The Spiritual Lesson Your Perfectionism Is Trying To Teach You

mbg Contributor By Tanya Carroll Richardson
mbg Contributor
Tanya Carroll Richardson is a professional intuitive and spiritual author who is passionate about angels, beauty, and nature. She has been in the NYC publishing world as a writer and editor for over 15 years.

Photo by Chelsea Victoria

Perfectionism gets a bad rap. I'm a professional psychic intuitive, and when I tell a client I can sense that they have a tendency toward perfectionism, they will often respond by saying, "Ugh, I know! My perfectionism is terrible!" This kind of response only leads to feelings of shame and self-judgment.

If you struggle with perfectionism—at work, in your relationships, with your health, with your appearance, or even with your spirituality—you're not alone. According to the American Psychological Association, perfectionism is indeed on the rise. But there's good news: I've seen that being a perfectionist (or better yet, a perfectionist in recovery) can deliver some crucial spiritual lessons. Here's why:

1. Perfectionism gives you a chance to practice self-love.

Perfectionism might be something that exists in what Carl Jung defined as your "shadow," or those parts of yourself you don't want to see or acknowledge. Yet, if you can look at your shadow, admit that you have perfectionistic tendencies, know that they will sometimes become activated, and still love your imperfect self in those moments anyway—you really have achieved a big spiritual feat. Congrats!

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2. When you want to get something "perfect," it might be a clue to your soul's callings and destiny.

The things we care most about, where we have the tendency to overly attach to outcome, are probably tied up in our soul contracts—the feats we are really destined to achieve in life. So when you feel perfectionism's vice-like grip, remember that whatever you are trying to get "perfect" is something you already came here spiritually equipped to accomplish.

Most spiritually minded people believe we are all here for a reason or, more than likely, many reasons, which is a concept I encourage teens to explore in my new book Zen Teen. If you're a parent white-knuckling a holiday to give your kids the perfect experience, or if you're an artist trying to get your latest piece just right, your desire for perfectionism in these moments is providing you with important spiritual information. So relax—it might be part of your destiny.

3. To pull off your destiny, you must believe in yourself, and perfectionism shows you believe you are capable of amazing things.

Most people see a tendency toward perfectionism as a totally negative character trait. But remember that things are rarely entirely "good" or "bad." Perfectionism shows you think you are capable of more or better and that you want to push yourself to achieve it. This is all great stuff as far as living up to your destiny and highest potential is concerned.

Just remember that your ultimate destiny is to show up as your "flawsome" self—flawsome being a combination of awesome and flawed. Perfectionism does not allow for flaws, but some of your flaws are actually part of what makes you awesome.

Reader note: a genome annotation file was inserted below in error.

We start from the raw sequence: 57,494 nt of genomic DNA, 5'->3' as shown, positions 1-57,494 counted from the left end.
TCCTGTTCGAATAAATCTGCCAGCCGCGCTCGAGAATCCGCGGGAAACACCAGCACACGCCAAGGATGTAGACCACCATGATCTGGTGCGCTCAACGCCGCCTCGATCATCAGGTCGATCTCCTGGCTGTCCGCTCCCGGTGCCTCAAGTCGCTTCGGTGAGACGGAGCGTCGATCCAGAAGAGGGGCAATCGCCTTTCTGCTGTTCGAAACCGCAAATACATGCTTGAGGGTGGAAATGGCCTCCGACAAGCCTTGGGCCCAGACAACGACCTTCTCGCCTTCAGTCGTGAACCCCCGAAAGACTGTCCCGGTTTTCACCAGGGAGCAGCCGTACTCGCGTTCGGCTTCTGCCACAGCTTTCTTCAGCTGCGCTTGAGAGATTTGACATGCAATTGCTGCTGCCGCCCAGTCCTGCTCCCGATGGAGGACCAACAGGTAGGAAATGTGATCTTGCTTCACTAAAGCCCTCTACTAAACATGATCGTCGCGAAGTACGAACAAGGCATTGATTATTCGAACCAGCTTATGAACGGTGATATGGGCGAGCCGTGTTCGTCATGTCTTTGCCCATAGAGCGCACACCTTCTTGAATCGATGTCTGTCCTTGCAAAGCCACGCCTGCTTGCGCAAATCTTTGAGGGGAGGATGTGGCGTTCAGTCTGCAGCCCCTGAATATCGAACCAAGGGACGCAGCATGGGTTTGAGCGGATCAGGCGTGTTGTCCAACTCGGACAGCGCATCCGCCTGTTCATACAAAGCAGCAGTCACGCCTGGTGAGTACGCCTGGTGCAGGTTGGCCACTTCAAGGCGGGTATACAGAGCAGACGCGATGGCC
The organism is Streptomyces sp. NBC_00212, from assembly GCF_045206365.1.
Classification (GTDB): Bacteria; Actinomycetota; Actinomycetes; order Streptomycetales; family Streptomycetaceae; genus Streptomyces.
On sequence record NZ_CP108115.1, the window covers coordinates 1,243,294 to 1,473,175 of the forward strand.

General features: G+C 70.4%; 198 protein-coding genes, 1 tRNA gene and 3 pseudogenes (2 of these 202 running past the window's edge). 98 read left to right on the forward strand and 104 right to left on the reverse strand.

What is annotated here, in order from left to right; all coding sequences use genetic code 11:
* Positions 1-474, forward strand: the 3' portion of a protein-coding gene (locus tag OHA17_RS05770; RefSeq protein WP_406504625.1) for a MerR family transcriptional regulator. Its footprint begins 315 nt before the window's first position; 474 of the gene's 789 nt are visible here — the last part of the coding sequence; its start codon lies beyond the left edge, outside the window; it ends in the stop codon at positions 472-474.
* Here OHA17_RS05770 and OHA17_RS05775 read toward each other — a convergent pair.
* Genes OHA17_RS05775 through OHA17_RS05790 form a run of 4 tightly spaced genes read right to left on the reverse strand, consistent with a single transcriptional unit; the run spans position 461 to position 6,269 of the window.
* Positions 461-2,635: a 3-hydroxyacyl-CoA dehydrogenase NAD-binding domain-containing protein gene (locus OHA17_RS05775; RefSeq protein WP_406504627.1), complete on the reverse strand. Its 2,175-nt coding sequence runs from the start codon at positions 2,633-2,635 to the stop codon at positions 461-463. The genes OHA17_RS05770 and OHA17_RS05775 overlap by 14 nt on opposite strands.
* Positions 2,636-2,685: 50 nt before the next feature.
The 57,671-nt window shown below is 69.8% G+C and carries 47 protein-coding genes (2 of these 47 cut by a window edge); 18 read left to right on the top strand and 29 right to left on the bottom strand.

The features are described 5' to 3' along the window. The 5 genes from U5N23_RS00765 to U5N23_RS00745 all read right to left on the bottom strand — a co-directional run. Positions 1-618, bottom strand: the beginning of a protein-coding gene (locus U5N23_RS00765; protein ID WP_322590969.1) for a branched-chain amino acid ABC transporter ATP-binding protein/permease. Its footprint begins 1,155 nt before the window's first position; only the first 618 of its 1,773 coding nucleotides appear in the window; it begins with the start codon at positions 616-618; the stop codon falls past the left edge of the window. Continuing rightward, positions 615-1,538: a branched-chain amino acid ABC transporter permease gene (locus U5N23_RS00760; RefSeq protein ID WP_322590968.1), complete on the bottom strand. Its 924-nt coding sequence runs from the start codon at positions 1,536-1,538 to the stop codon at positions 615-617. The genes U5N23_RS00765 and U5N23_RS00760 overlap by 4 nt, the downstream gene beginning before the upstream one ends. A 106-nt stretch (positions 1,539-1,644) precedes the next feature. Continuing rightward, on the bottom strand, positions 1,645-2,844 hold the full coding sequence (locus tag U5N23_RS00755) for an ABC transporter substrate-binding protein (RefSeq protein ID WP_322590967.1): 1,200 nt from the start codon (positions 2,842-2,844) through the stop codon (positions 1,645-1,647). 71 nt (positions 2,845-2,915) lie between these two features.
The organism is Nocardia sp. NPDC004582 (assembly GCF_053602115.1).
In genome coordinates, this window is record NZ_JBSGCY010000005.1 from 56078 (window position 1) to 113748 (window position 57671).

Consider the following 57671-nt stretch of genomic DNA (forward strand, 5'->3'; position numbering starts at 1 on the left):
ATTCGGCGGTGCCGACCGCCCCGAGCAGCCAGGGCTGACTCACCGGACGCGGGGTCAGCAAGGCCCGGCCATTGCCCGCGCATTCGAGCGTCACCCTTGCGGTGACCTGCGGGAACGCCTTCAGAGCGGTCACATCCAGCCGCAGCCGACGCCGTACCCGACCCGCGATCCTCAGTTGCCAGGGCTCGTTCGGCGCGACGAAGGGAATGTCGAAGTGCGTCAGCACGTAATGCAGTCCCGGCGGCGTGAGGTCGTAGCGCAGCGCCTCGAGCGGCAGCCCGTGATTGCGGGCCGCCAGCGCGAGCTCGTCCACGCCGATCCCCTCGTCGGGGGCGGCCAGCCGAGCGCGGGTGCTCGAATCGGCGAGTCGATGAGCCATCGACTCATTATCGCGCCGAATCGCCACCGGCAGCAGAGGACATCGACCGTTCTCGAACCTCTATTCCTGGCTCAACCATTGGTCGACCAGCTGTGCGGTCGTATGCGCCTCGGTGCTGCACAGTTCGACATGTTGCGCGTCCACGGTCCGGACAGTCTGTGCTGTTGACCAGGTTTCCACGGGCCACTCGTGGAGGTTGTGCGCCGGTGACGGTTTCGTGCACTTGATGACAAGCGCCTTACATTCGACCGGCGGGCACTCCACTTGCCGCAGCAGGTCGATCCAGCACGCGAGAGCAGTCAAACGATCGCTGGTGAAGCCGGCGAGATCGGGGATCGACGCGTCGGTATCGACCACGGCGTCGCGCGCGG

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4. Perfectionistic inclinations can enhance your mindfulness practice, as they give you something to consistently work on.

Think about your mindfulness practice like your gym routine: You will only strengthen your mindfulness muscles if you're working with some resistance. Being self-reflective enough to realize you sometimes slip into perfectionism is an ideal mindfulness barbell that will strengthen your overall mindfulness practice. In this way, working on perfectionism will have a ripple effect that improves other areas of your life.

5. Perfectionism forces us to hit bottom and find a more compassionate way to relate to ourselves and others.

Many spiritual people might disagree strongly with someone but ultimately fall back on the concept of mercy and nonjudgment. Perfectionism is the opposite—it's the harshest critic in the universe. But since perfection is impossible to achieve, it's also an unsustainable force, which has the pattern of doing the opposite of its intention. In other words, perfectionism usually makes things worse instead of better.

Folks who once struggled with perfectionism often hit bottom, broke apart, and had to find a more merciful, compassionate way forward. If you are a perfectionist in recovery, whenever this tendency starts to activate, it can become a wonderful reminder to treat yourself and others with compassion.

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6. Sometimes our greatest challenges hold the possibility for our greatest enlightenment.

It's a spiritual truth that while the collection agent hounding you to pay your bills on time or that lover begging you to open up to a new level of intimacy might be annoying, they are ultimately trying to get you to grow. Addicts in recovery might feel that their addiction was their greatest teacher. In the same way, perfectionism might be that annoying grain of sand in your life that eventually becomes a pearl.

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